Archive for September, 2013

Vertica in Private Cloud Deployments

Vertica in Private Cloud Deployments

Ask any CIO what their top priorities are, and cloud deployment is likely to be at the top of the list. While the reasons for deploying internal applications on the cloud is beyond the scope of this post, it is valid to ask why private Cloud deployment is a viable option for a Big Data implementation, and what impacts it will have on the deployment, maintenance and performance of the system.

A strong argument for Private Clouds is the savings in time and capital provided by consolidating all applications on to a single, industry-standard server configuration. This then enables fast procurement procedures, and decreases the time to scale out the infrastructure.

  • Vertica runs on industry-standard x86 hardware, and works with all DAS, SAN and NAS solutions in the marketplace.
  • Vertica is a massively parallel processing (MPP) database, scaling out horizontally through the addition of virtual servers rather than increased hardware per virtual server.

All modern virtualization frameworks provide the ability to quickly deploy a pre-configured VM, or template, into the system. This template encodes the results of tuning, security audits and vendor best practices, ensuring that the new virtual server will work seamlessly in the new environment, and reduce support costs for both the customer and the supplying vendor.

  • Vertica can assist you with building your own templates.
  • Every node in a Vertica database provides the same functionality, so only one template is needed.
  • The Vertica database will remotely install on new nodes, rebalance the data throughout the cluster, and bring the new nodes on-line automatically when they are ready.

Another benefit of virtualization is the ease of maintenance. Is a server sending warning signals? Migrate its workload to another virtual server, pull the malfunctioning hardware, and replace it with new hardware.
In addition to the built-in migration services provided by virtualization vendors, Vertica provides simple migration facilities to replace a faulty node with a fresh node. Because Vertica does not use specialized nodes, any available virtual server in the server pool can be used.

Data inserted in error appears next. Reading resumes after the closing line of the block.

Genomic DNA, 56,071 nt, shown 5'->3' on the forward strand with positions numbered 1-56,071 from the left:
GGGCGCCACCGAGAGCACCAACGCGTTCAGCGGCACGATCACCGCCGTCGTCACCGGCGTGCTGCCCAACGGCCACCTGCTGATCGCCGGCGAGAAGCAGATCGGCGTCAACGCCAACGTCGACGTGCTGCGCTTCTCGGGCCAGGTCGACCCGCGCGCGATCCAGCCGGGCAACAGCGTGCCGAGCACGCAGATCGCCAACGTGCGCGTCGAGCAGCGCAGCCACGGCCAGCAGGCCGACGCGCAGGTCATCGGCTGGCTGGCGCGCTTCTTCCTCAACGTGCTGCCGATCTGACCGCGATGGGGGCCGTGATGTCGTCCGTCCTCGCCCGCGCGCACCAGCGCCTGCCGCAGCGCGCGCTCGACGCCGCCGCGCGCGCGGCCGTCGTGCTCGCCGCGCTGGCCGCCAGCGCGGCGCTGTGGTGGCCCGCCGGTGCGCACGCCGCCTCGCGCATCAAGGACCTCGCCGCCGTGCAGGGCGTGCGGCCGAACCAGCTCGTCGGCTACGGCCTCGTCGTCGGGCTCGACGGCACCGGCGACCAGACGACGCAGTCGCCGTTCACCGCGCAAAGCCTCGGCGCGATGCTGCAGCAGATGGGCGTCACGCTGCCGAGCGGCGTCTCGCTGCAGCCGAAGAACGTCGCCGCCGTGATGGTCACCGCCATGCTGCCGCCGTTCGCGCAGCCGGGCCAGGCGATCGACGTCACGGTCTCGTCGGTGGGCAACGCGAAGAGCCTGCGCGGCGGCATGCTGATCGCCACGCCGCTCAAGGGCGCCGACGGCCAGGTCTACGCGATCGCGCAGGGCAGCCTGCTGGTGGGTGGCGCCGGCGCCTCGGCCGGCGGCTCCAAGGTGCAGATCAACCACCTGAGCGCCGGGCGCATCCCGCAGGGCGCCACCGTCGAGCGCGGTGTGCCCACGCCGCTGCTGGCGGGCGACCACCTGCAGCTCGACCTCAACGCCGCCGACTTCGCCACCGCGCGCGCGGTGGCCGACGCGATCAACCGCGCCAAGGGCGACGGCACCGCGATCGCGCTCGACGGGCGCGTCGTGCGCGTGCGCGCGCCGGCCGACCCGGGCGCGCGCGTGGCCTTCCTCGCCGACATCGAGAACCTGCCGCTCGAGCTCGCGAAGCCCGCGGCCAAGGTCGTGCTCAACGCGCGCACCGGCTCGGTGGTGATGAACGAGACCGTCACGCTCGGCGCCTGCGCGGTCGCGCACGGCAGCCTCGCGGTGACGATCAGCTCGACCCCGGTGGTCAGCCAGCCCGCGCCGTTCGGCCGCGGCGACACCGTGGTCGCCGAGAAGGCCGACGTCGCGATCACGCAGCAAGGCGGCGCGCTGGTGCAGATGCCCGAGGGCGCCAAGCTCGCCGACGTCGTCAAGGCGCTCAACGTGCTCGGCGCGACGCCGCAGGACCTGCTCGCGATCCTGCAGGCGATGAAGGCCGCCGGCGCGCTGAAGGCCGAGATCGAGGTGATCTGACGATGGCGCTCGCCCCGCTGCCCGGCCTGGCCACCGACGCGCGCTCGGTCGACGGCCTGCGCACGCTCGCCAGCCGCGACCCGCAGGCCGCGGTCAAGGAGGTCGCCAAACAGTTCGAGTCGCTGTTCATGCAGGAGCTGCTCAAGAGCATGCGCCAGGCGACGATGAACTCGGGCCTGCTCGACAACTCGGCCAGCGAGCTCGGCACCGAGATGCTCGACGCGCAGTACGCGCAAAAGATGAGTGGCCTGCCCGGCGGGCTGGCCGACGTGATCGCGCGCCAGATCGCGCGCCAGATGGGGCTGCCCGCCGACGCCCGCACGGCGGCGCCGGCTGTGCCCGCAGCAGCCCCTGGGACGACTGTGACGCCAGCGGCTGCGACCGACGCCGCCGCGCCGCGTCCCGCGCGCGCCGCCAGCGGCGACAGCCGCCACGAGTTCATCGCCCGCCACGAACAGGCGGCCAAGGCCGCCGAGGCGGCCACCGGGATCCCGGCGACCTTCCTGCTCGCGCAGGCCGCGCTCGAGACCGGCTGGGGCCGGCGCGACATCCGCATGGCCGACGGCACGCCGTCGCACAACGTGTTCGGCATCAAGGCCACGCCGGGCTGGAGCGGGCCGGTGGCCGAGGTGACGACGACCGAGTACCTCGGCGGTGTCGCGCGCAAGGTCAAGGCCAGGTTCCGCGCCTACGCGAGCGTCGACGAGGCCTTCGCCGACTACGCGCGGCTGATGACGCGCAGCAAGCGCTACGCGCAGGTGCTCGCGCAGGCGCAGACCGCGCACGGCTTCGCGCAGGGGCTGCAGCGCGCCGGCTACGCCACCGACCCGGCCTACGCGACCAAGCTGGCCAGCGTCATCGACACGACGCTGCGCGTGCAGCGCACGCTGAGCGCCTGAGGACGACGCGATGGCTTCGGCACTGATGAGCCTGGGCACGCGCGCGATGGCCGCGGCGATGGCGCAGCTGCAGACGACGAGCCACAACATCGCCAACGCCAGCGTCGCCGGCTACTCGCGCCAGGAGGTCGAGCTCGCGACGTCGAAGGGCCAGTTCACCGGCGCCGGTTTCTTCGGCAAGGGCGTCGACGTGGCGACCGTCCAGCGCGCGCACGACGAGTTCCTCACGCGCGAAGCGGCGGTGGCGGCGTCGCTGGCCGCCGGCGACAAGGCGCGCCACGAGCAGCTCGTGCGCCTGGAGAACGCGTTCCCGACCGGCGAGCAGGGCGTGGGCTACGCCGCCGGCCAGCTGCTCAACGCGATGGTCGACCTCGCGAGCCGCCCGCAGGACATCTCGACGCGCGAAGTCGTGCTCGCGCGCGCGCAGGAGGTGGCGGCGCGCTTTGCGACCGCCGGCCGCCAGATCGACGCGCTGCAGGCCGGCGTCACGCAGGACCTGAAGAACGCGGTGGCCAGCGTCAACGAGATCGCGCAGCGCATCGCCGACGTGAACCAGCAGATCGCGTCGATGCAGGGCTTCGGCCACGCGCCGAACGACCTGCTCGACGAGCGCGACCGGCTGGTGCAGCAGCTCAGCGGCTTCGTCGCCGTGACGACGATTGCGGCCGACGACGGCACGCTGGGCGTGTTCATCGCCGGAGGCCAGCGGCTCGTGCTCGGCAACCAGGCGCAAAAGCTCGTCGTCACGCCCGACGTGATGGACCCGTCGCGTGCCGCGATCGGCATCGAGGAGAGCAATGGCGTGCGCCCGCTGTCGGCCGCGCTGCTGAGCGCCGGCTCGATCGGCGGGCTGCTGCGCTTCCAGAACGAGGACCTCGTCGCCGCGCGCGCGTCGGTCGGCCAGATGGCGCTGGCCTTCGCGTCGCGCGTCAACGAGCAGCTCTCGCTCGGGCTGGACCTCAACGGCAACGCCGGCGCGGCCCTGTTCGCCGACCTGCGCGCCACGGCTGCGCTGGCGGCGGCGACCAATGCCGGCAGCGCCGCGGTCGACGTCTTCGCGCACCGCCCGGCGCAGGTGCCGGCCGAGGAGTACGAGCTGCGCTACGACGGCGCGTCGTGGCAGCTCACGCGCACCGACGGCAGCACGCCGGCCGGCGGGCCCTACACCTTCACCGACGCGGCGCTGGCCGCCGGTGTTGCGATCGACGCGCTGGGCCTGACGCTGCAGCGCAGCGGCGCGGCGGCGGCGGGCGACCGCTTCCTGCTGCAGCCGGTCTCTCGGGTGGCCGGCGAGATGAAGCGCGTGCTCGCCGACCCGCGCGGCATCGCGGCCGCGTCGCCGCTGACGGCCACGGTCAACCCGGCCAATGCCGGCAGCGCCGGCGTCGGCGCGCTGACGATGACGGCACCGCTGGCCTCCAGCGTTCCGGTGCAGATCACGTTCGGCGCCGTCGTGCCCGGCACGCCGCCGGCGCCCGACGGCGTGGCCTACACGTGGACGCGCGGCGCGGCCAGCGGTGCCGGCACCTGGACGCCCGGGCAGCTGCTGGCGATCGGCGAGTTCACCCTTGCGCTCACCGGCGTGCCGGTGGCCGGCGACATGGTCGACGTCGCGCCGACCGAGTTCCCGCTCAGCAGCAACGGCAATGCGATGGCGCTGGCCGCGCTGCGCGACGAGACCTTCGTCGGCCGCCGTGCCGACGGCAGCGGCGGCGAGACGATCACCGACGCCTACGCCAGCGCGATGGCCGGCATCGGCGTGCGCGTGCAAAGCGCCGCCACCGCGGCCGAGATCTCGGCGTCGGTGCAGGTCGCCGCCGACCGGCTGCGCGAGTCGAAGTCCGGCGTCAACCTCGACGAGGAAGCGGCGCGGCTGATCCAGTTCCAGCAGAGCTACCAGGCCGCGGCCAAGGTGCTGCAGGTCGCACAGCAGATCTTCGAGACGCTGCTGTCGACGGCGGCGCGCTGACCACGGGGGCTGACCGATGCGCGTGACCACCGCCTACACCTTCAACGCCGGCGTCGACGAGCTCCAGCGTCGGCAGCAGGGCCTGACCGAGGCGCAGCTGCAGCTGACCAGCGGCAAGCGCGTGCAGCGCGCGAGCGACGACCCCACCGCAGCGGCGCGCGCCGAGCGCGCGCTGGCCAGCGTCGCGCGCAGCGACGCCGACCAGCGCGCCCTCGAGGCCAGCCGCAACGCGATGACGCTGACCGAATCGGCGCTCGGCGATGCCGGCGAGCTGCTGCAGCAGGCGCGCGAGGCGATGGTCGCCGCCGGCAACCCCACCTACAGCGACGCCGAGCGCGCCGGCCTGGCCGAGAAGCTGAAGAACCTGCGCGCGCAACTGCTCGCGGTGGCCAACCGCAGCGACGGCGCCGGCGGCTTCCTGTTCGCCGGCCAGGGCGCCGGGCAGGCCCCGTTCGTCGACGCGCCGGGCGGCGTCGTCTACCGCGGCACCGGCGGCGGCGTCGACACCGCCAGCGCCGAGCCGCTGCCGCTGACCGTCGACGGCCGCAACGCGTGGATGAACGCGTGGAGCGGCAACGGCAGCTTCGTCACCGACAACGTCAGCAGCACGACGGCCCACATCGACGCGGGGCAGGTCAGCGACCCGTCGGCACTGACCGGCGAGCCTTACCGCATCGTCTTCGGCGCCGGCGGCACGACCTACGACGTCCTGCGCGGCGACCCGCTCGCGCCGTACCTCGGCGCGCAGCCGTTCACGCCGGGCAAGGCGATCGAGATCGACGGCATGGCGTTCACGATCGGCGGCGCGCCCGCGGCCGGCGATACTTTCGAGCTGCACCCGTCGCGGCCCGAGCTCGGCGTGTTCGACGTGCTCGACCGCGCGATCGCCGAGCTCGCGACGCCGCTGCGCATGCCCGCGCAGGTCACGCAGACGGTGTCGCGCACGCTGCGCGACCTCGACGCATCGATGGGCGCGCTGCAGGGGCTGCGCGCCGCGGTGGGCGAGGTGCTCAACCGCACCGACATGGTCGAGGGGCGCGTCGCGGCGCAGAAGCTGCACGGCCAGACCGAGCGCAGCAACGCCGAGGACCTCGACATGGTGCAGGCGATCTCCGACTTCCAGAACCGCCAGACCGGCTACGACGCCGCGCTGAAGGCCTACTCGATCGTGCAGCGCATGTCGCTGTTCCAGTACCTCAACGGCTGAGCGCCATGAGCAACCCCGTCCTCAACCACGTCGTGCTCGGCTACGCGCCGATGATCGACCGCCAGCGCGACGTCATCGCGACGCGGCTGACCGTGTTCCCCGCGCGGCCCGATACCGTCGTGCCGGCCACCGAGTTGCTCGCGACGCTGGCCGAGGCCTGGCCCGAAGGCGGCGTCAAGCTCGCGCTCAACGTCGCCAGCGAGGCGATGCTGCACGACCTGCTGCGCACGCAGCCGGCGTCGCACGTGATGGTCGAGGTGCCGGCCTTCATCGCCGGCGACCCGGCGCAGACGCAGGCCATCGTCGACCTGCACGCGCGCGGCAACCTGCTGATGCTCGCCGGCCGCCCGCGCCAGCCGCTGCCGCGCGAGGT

There is no free lunch, and the price for improvements in procurement, deployment and maintenance is slower execution on a given hardware configuration. Most cloud deployments see between 15-30% degradation, depending on the application’s profile.

HP Vertica was built for virtualization. Virtualization’s weaknesses are augmented by Vertica’s strengths. For example, one of the weaknesses of a virtual infrastructure is reduced I/O compared to large DAS arrays. Vertica employs aggressive compression routines to minimize the size of the data on-disk, greatly reducing the I/O requirements of the storage network.

Columnar databases have a natural I/O advantage. In a column store, data for each column in a table is stored separately, so only the data needed to answer the question must be scanned, rather than the full row. Especially with wide tables, Vertica only needs to materialize columns specified in the query.

Due to Vertica’s unique architecture, Vertica is CPU-bound, rather than memory or I/O. Most virtual infrastructures are compute-heavy, a perfect match for Vertica.

Vertica can assist you with building your own templates. We can provide best practices, health checks, and other services to ensure that your configuration is optimized and fully supported.

How Does Vertica Enhance Private Cloud Deployments?

Vertica offers additional improvements for cloud deployments above and beyond those provided by your virtualization product.

Elastic Cluster—You can scale your cluster up or down to meet the needs of your database. The most common case is to add nodes to your database cluster to accommodate more data and provide better query performance. However, you can scale down your cluster if you find that it is overprovisioned or if you need to divert hardware for other uses. Visit our online documentation for additional information on Elastic Clusters.